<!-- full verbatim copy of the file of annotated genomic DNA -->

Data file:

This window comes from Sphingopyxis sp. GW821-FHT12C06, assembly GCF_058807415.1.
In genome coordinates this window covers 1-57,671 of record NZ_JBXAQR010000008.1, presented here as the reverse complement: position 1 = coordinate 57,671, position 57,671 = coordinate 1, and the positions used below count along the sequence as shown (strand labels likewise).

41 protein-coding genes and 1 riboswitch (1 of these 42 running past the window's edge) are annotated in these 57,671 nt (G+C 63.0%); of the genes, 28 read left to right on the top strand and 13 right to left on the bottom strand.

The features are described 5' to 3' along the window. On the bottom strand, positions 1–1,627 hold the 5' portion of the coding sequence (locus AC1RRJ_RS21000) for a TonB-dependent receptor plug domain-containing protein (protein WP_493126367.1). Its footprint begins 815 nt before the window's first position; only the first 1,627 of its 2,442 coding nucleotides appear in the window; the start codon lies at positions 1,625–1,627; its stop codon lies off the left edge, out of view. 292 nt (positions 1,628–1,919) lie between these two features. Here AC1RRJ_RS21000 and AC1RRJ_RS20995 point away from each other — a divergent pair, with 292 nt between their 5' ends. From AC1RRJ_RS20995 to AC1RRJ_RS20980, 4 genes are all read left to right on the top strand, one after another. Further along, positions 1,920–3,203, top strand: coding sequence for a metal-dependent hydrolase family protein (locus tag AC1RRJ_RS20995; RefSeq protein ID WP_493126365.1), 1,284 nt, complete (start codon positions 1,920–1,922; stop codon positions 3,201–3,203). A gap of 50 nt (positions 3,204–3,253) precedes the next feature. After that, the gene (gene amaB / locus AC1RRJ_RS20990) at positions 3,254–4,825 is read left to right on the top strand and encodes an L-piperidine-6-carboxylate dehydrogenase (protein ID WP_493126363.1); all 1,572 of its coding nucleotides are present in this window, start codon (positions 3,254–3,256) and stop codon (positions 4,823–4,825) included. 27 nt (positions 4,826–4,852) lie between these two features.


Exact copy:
This window comes from Sphingopyxis sp. GW821-FHT12C06, assembly GCF_058807415.1.
In genome coordinates this window covers 1-57,671 of record NZ_JBXAQR010000008.1, presented here as the reverse complement: position 1 = coordinate 57,671, position 57,671 = coordinate 1, and the positions used below count along the sequence as shown (strand labels likewise).

41 protein-coding genes and 1 riboswitch (1 of these 42 running past the window's edge) are annotated in these 57,671 nt (G+C 63.0%); of the genes, 28 read left to right on the top strand and 13 right to left on the bottom strand.

The features are described 5' to 3' along the window. On the bottom strand, positions 1–1,627 hold the 5' portion of the coding sequence (locus AC1RRJ_RS21000) for a TonB-dependent receptor plug domain-containing protein (protein WP_493126367.1). Its footprint begins 815 nt before the window's first position; only the first 1,627 of its 2,442 coding nucleotides appear in the window; the start codon lies at positions 1,625–1,627; its stop codon lies off the left edge, out of view. 292 nt (positions 1,628–1,919) lie between these two features. Here AC1RRJ_RS21000 and AC1RRJ_RS20995 point away from each other — a divergent pair, with 292 nt between their 5' ends. From AC1RRJ_RS20995 to AC1RRJ_RS20980, 4 genes are all read left to right on the top strand, one after another. Further along, positions 1,920–3,203, top strand: coding sequence for a metal-dependent hydrolase family protein (locus tag AC1RRJ_RS20995; RefSeq protein ID WP_493126365.1), 1,284 nt, complete (start codon positions 1,920–1,922; stop codon positions 3,201–3,203). A gap of 50 nt (positions 3,204–3,253) precedes the next feature. After that, the gene (gene amaB / locus AC1RRJ_RS20990) at positions 3,254–4,825 is read left to right on the top strand and encodes an L-piperidine-6-carboxylate dehydrogenase (protein ID WP_493126363.1); all 1,572 of its coding nucleotides are present in this window, start codon (positions 3,254–3,256) and stop codon (positions 4,823–4,825) included. 27 nt (positions 4,826–4,852) lie between these two features.